Erik Hofstatter’s new horror anthology, Moribund Tales, kept me busy this week. It’s an ebook and served as Kindle entertainment to liven up my tube journeys. I found it the perfect filler between one destination and another, quick shots of espresso horror, short and bittersweet stories to liven up the transit on the Morning Meat Train.
If, like me, you’re a horror junkie and a fan of things that go bump in the night, or fascinated by superstitions and stories of a sacramental kind, then this book might just do it for you.
Much like the gory beast-in-the-basement stories that I often found in the Pan Books of Horror, the tales are page-turners (if that’s the right thing to say of an ebook) about unsuspecting protagonists destined for an ill-starred end or ominous fate.
Not all of Hofstatter’s stories were to my liking but Moribund Tales is a book that contains a little of everything: horror, eroticism, necrophilia, murder, supernatural and the paranormal. It’s difficult to find something you won’t enjoy.
Affectionate Cadaver had me whizzing through the text wondering what will happen to the protagonist after being fired from his job as a mortician’s assistant. And then there’s On the Edge of the Marsh using the tried and tested cabin-in-the-woods premise. A father and daughter visit a log cabin in a forest and come face to face with an intruder. Despite the inevitable doom, there is a clever twist at the end… well, forget I ever said that.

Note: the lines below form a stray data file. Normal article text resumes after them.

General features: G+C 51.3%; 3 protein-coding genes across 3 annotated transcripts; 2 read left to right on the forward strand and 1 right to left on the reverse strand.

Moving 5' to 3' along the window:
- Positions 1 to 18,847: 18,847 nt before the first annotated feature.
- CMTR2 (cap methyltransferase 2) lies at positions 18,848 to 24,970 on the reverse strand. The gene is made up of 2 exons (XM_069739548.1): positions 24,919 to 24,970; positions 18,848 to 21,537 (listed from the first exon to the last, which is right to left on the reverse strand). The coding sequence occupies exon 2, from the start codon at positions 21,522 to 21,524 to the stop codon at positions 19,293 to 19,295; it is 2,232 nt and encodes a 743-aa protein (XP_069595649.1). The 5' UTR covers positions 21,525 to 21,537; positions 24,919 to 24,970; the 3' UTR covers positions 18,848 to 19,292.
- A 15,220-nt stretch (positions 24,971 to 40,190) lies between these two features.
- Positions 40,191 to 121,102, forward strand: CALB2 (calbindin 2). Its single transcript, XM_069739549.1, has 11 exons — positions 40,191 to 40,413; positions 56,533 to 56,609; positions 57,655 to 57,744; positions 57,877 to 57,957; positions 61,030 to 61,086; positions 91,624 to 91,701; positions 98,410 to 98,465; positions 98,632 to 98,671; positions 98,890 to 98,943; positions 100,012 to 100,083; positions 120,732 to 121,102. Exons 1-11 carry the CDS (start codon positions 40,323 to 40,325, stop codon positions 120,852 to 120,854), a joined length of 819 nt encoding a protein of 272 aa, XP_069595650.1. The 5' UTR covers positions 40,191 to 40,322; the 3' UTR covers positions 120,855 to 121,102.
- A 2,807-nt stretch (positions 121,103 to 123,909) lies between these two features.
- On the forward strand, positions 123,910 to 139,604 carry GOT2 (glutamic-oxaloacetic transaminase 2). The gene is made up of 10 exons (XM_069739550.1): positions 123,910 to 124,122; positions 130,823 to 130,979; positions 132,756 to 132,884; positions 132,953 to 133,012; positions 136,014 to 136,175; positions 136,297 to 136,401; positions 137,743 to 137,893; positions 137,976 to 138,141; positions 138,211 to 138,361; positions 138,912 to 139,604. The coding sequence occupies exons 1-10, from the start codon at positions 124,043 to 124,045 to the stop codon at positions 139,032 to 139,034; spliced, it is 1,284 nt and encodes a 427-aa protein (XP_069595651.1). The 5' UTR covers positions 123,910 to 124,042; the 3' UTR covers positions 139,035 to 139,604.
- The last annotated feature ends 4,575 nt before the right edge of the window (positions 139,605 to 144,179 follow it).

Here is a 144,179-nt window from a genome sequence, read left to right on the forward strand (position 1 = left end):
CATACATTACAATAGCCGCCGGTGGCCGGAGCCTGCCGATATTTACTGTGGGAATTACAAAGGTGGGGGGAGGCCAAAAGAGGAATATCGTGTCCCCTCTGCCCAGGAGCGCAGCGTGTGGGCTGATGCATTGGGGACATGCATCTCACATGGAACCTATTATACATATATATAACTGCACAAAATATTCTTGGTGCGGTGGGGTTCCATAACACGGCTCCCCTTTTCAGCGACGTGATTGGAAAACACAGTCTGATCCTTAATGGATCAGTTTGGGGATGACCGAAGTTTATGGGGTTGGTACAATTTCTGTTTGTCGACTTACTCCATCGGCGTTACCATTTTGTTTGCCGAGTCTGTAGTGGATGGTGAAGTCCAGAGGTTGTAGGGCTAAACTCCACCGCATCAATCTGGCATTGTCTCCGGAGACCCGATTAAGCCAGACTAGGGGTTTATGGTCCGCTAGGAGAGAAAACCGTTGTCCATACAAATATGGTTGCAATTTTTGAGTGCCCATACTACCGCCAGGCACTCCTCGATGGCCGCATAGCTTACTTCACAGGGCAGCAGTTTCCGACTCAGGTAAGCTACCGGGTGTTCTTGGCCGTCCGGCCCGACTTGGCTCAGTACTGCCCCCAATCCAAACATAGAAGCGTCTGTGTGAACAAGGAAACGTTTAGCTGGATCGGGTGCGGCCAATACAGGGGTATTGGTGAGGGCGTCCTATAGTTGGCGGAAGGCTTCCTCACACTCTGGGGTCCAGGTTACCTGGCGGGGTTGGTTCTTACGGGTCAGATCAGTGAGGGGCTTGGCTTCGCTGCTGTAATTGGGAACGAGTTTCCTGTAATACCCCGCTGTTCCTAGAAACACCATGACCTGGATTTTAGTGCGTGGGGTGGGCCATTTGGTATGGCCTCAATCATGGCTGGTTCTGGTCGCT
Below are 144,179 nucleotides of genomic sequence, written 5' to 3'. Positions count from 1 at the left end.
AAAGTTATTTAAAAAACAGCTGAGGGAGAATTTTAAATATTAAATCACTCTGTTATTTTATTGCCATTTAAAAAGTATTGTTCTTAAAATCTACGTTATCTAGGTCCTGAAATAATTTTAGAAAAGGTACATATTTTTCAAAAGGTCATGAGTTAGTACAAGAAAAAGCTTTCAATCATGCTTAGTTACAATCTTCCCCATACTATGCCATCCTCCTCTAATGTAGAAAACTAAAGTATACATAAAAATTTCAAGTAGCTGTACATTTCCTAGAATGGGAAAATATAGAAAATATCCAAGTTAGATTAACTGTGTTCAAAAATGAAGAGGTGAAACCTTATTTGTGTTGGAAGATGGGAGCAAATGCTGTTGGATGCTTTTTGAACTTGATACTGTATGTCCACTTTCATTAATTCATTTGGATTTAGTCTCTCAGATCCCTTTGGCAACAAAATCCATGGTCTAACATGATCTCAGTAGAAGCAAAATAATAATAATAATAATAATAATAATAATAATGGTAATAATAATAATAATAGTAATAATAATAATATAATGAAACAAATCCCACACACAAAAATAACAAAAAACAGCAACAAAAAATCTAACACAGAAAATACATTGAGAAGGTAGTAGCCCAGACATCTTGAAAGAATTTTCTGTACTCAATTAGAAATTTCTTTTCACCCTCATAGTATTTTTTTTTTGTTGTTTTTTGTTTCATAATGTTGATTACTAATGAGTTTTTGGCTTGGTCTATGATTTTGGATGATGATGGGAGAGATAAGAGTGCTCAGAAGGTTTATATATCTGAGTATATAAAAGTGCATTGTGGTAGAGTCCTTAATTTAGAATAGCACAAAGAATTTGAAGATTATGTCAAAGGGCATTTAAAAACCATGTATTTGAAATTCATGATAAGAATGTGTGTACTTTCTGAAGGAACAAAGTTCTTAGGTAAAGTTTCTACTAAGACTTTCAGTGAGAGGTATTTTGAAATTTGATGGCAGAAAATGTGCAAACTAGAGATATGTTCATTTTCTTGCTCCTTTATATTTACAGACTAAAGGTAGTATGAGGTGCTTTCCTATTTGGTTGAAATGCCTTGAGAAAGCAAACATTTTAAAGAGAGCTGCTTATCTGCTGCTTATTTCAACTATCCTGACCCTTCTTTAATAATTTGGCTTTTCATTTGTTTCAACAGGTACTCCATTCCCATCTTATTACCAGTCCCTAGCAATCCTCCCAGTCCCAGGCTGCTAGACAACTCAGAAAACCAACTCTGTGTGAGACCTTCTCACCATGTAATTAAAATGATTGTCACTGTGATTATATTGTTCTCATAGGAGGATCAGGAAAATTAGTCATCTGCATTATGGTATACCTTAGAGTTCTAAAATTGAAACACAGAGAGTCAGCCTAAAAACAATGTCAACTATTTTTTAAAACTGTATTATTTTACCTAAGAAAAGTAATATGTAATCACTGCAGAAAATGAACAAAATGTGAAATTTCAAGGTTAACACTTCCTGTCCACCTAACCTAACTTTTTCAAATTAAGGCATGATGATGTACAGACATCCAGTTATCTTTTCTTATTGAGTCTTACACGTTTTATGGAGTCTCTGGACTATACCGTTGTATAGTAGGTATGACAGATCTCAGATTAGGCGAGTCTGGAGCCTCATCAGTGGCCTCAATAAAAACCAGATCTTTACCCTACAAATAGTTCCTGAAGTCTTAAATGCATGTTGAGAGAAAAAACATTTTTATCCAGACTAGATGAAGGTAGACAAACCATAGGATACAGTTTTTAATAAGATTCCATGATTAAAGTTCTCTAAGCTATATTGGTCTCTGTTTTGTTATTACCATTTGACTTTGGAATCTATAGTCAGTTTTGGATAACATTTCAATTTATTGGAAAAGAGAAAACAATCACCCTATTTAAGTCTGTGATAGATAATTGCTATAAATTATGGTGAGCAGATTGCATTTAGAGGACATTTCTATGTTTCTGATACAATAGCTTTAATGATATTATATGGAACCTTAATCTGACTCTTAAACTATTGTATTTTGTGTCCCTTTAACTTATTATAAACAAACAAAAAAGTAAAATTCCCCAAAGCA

Erik’s stories are a comfortable if sometimes predictable read. I would have liked more originality. More character and more layers to the stories. Horror fanatics will recognise the inspirations behind some of the tales. Many are undoubtedly rooted in movies and stories that we’ve all grown up with. They reflect the horror zeitgeist that all fans inhabit and Erik has rendered them in his own way, carving out his own personal vision of some classic themes.
In reading Moribund Tales I was reminded of the many characters horror fiction has offered us in the past, from hillbillies and witches to the walking dead. Moribund Tales has them all. Nevertheless, horror fans are insatiable creatures. The book has received good reviews on Amazon and even debuted at number 6 in the horror anthology charts. H. P. Lovecraft currently stands at number 1 in that chart so be assured that competition is fierce.
Moribund Tales is an homage to the horror genre and might serve as inspiration to other authors, including me, considering the ebook market as a home to their deranged imaginations. Start writing. I have. The sky is the limit.
Moribund Tales is available on Amazon.
Thanks for giving me this advice. I will by it for my friend in Greece whom I will visit in June. Maybe he can forget the horrible austerityplans of the greec government for a while reading it. Helmut from Vfienna